Block 58 Section 33

Would anyone please point me to information I could read to find general fair market value for selling mineral rights for 640 acres? This property has been in my mother’s family since 1965 and is now owned by myself and four other siblings.

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As stated, this could be in one of three differing surveys. Mineral values are highly, highly specific to the exact section, and even differ within sections often.

The more informative statement is that there is no such thing as “general fair market value” when it comes to mineral pricing. It’s akin to asking, “what’s the general fair market value for cars ($10 to $300,000??) or for houses (10,000 to $10,000,000??)”.

I know everyone wants to think there is such a thing, but I"m afraid there is not. There are far too many details that must be understood in order for an informed value to be placed on minerals.

Like with any asset of value that you own, get educated, and use lots of common sense.


Best way to get fair market value (from what I’ve seen) is to shop it to several different well-respected mineral firms who will give you a bid on your minerals. If you are only talking to one person/company, then they are going to negotiate the price as low as possible and tell you it isn’t worth anything. Shopping it gets you several different valuations and gives you the option to withdraw (if you decide you would rather hold the minerals).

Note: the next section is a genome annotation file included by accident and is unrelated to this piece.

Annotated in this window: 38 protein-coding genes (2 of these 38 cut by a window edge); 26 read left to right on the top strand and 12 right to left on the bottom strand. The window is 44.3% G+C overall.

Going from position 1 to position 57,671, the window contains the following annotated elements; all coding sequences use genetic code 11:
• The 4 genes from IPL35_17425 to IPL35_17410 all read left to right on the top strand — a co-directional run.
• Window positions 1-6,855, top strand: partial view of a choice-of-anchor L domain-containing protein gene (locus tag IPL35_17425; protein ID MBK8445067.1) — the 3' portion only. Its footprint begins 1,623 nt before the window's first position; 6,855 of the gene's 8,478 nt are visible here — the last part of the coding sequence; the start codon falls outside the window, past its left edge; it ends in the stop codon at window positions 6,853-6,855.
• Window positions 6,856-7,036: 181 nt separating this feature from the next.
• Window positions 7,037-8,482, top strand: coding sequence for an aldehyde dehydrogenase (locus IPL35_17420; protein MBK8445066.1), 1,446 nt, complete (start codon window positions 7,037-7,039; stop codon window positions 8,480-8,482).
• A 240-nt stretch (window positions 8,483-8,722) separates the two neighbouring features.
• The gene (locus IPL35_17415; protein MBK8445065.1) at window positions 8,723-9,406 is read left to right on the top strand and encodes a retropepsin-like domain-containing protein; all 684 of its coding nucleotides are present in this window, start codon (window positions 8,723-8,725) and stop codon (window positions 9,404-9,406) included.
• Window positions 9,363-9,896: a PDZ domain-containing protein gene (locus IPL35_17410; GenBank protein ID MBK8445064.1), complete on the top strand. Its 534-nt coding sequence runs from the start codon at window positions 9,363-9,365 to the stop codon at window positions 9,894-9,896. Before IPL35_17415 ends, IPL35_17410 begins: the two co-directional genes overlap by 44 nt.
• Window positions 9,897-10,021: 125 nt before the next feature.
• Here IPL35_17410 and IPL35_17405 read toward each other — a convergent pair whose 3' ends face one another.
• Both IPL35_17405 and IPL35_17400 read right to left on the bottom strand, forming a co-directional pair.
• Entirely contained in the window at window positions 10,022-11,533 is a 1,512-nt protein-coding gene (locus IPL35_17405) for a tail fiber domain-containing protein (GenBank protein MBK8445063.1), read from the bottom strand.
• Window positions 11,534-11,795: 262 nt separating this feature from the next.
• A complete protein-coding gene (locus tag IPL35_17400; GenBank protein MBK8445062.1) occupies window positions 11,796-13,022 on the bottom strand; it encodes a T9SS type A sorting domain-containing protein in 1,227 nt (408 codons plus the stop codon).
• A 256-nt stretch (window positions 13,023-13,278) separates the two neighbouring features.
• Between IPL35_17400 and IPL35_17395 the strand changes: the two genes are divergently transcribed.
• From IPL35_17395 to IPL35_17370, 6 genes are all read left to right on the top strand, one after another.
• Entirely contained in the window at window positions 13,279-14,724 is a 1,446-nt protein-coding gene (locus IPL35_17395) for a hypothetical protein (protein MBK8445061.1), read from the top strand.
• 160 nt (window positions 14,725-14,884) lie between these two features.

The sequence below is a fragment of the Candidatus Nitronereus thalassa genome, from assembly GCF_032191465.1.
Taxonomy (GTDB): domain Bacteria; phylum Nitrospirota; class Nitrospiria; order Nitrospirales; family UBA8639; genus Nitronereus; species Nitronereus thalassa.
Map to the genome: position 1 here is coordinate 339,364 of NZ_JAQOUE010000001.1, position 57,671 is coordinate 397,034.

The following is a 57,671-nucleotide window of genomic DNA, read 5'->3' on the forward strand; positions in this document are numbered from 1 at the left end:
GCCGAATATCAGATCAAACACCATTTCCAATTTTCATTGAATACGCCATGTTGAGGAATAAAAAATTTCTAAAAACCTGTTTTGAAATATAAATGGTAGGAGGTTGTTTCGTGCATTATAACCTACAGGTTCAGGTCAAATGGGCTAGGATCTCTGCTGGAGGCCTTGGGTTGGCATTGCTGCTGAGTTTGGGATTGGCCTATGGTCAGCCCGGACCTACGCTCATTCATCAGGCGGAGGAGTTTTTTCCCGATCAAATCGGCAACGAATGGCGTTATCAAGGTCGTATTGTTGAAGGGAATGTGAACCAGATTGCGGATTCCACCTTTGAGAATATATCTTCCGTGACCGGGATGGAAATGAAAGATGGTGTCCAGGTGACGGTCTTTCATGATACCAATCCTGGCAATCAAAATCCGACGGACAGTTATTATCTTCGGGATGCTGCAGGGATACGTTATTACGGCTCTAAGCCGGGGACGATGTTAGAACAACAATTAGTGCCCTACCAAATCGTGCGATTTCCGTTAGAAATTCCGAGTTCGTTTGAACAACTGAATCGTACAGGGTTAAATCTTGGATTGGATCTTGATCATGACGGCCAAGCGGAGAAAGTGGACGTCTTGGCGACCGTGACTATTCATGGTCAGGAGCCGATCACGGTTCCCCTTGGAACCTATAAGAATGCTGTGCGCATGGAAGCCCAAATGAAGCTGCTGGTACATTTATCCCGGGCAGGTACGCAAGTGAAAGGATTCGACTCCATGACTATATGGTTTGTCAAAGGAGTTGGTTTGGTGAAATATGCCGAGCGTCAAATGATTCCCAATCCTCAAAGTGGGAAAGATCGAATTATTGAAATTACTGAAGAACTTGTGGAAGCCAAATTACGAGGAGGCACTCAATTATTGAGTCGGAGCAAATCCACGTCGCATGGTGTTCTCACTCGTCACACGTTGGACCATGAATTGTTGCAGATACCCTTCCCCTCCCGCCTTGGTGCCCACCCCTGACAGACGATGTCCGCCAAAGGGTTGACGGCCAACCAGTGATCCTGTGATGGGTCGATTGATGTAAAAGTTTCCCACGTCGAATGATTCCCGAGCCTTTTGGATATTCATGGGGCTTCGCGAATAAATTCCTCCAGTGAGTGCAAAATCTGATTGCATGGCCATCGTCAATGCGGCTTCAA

Fair market value is only determined after you agree on a price. If you are talking about Block 58 in Reeves, (not Block 58T1 or 58T2 in Reeves and Culberson counties) there is no production in these lands. Do you know why no operators ever drilled here? There are a lot of dry holes and wells that have been plugged and abandoned from the 40’s through the 80’s that are located in nearby sections within this block. Are you aware of any geological issues? Your position isn’t necessarily limited to 5K horizontal well production but i suspect there is something wrong with the rock in these lands. Contact a mineral purchaser who is an end buyer if you want an accurate valuation of your position.

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The reason I was concerned is the trust was administered by that stagecoach bank. The land has been leased several times in the past by Gulf Oil and others. Just under three years ago the trust leased the entire section for around $1400 per acre. A week later the lease was resold to another company and a special memorandum was filed with options for another three years. I guess we siblings will need an attorney to look after our best interests to hopefully avoid a repeat. Yes I have no clue about these business dealings.

Sherm, What John Clark said above about no production in Block 58 is not true. That is if you are referring to Block 58 north of Toyah approximately 12 miles or West of Pecos about 18-20. We had a well drilled in August and has been producing since October. We are in Block 58 section 15-16. We got a lease 3 years ago, thanks to an awesome attorney, for $4000. per acre.

Mr. Haag,

I was referring specifically to section 33 in Block 58. No wells have been drilled there. In fact, it would appear that only eight horizontal wells have been drilled in the entire block while over 100 horizontal wells have been drilled in block 57 just to the north. Why do you think operators are reluctant to drill in Block 58? Also, congrats on your lease and production. Not all of your neighbors seem to be as fortunate. Enjoy your royalties while they last.